Article

An Online Retinal Disease Management Module

A module assists ophthalmologists in treating retinal disease by providing clinical recommendations and resources.

The Retinal Assistant Module (www.amretina.tk ) is a web-based tool that uses artificial intelligence to help categorize symptoms and triage cases of diabetic retinopathy and retinal vein occlusion. It offers a global community of ophthalmologists automated management recommendations based on their choice of the clinical scenario via several steps that mimic their cases. Artificial intelligence is programed to accommodate various possible real-life scenarios, including complex cases where previous treatment has failed and combined cases when there is diabetic macular edema with proliferative or nonproliferative diabetic retinopathy, at different levels of severity.

Developing the Module

I was inspired to develop the module because many of my young colleagues were sending their retinal cases to me for online consultation using LinkedIn, Telegram, WhatsApp, and Facebook. Because it was taking so much time to respond, I wanted to create a way to share clinical advice quickly, at any time, online, and for free. I decided to build an online module.

After the idea matured in my mind, I contacted local programmers to build the artificial intelligence system. I could not find a programmer who understood my goal and was able to do what I needed, so I decided to create it myself. I spent weeks learning to code. I programmed the artificial intelligence using JavaScript, CSS, and HTML, and set clinical parameters using information from DRCR.net, the Early Treatment of Diabetic Retinopathy Study, PubMed, and personal experience. After 2 solid weeks of work, the module was built, and I launched it in 2016. The system includes a main module in which an ophthalmologist can choose from a variety of clinical findings to narrow down to a recommendation, which includes a list of related literature and resources. The module also includes an image feature with a library of images that ophthalmologists can compare their patients’ images to (Figure 1), videos, and additional resources.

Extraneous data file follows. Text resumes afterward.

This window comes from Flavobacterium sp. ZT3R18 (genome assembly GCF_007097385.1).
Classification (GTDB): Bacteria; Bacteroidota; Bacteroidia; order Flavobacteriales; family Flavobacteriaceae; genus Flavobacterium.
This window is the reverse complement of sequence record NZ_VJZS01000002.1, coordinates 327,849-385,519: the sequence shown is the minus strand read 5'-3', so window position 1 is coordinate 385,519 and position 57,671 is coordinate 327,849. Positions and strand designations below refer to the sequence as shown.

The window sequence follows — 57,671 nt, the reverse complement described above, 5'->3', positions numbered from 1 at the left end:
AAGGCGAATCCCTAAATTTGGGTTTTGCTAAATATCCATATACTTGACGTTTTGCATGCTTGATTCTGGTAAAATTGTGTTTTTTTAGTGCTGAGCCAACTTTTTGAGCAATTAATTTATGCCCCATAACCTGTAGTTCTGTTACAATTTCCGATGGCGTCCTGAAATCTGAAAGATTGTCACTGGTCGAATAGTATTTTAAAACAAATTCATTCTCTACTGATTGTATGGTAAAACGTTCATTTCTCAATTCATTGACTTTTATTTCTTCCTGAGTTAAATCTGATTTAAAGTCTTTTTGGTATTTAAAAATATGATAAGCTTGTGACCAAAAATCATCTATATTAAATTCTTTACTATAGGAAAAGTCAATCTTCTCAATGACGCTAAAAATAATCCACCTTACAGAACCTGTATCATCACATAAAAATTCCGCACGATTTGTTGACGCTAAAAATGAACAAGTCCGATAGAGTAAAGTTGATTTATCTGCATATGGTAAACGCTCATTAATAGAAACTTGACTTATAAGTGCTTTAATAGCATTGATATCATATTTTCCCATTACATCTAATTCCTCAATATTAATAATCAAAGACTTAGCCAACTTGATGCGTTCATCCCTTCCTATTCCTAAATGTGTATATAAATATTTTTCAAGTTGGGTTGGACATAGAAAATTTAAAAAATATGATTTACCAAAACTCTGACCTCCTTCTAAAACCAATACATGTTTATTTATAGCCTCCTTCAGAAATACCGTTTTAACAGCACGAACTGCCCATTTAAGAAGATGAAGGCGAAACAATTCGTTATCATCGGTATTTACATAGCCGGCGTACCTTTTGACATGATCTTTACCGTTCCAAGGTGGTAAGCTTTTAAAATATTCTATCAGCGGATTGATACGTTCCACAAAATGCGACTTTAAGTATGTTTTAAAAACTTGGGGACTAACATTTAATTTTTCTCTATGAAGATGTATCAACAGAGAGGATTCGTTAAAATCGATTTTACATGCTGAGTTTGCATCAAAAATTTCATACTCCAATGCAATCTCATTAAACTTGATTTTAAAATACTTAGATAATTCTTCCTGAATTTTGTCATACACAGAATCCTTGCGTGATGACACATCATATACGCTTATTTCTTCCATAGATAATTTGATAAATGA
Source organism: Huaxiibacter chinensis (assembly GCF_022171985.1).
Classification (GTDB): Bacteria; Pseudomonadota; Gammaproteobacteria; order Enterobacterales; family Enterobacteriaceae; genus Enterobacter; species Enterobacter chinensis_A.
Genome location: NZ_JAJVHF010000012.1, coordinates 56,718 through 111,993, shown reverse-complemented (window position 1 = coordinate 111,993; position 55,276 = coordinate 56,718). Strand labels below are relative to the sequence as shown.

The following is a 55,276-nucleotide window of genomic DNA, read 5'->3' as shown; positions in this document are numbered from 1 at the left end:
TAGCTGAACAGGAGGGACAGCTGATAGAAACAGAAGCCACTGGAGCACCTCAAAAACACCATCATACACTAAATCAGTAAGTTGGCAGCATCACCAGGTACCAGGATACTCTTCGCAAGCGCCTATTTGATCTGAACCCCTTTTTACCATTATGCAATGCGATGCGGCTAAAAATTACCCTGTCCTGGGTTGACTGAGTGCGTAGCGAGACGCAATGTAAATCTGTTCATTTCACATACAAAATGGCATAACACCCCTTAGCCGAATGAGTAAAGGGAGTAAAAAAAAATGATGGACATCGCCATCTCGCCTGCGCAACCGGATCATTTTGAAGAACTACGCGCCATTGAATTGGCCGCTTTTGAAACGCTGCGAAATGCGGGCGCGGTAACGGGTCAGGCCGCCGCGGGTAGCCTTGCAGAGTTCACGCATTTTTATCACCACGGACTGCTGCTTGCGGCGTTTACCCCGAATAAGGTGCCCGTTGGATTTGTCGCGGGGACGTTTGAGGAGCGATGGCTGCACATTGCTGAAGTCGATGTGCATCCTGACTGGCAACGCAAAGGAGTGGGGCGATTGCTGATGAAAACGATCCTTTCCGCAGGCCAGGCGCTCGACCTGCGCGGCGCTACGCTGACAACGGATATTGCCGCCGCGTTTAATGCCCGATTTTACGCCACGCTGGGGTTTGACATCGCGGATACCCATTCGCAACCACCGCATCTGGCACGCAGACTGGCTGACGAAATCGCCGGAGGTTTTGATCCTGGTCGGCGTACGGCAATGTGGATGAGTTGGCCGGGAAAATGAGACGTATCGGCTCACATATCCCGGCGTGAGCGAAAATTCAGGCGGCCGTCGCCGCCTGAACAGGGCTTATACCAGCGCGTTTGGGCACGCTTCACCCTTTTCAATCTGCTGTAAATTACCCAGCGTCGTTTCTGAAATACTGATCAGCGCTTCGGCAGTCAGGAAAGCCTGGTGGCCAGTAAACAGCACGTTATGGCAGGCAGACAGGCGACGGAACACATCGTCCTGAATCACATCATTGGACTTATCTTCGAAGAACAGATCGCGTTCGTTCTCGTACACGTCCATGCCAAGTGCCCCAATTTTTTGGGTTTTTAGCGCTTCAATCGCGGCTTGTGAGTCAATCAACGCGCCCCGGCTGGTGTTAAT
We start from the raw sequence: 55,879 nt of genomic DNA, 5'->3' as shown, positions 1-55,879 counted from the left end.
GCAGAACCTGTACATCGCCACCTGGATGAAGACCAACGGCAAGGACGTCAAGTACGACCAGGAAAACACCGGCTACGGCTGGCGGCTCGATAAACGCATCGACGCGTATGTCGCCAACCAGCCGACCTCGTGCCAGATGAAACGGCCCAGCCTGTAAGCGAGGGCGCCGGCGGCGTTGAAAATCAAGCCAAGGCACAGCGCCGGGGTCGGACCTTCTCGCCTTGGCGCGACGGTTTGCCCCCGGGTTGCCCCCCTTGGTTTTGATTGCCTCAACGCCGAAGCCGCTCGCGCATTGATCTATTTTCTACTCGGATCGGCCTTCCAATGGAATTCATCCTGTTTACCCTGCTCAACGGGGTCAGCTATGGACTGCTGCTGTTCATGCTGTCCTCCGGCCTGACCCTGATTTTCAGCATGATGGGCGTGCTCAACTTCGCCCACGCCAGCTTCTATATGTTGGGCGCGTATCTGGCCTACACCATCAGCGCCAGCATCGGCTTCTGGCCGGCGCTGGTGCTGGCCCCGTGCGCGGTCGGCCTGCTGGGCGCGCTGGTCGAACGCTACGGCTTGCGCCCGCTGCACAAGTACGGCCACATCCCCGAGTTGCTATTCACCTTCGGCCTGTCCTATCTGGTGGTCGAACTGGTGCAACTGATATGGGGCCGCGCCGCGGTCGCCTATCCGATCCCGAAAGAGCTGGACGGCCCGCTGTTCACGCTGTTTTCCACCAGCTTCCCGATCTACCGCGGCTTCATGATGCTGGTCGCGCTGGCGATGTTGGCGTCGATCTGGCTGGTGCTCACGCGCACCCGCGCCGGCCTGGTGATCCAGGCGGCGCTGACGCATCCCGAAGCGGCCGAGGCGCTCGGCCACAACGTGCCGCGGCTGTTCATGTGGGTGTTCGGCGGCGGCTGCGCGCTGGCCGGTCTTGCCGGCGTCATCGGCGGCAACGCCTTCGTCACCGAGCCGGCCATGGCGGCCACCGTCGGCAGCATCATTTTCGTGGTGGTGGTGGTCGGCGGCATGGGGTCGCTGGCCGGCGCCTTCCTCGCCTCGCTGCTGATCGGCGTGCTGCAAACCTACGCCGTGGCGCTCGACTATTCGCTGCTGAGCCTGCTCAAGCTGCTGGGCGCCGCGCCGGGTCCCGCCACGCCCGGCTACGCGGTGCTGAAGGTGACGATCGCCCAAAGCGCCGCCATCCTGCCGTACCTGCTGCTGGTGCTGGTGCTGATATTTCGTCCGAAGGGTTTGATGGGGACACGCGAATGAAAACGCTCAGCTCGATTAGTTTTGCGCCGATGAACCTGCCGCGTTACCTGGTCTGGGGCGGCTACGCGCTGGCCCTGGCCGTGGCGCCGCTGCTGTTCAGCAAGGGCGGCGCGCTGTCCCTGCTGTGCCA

Figure 1. Within the imaging module, images are presented so that users can compare them to their own findings.

After building the module, I presented it to the International Council of Ophthalmology, which added the module as a resource on its website at http://www.icoph.org/resources/371/Retinal-Assistant-Module.html . The module was also endorsed by Muthusamy Virtual University of Post Graduate Ophthalmology.

To get the word out, I shared the module in ophthalmic groups on Facebook, where it got a good deal of traction. Many colleagues began using it and providing positive feedback. Young ophthalmologists are now using it to help them manage retinal cases by obtaining online recommendations for treatment and follow-up. To date, the Retinal Assistant Module has had about 4,500 visits from ophthalmologists around the world, from countries including the United States, Canada, Russia, Syria, and India.

Updating the Module

A great benefit of this online module is that it has the flexibility to be updated at any time, reflecting the most up to date data and guidelines. I have updated the module several times. I have also tested an Android app so it can be used without the need of a browser. The app is still in development.

Future Modifications

In the future I hope to improve the service by adding diseases like AMD, posterior uveitis, hereditary retinal disorders, and peripheral retinal diseases. I also hope to make it available via the Facebook app, so ophthalmologists can access it without the need of a web browser. Another goal is to create a way for ophthalmologists to upload fundus photographs, fluorescein angiograms, and OCT scans along with case history that the module will analyze.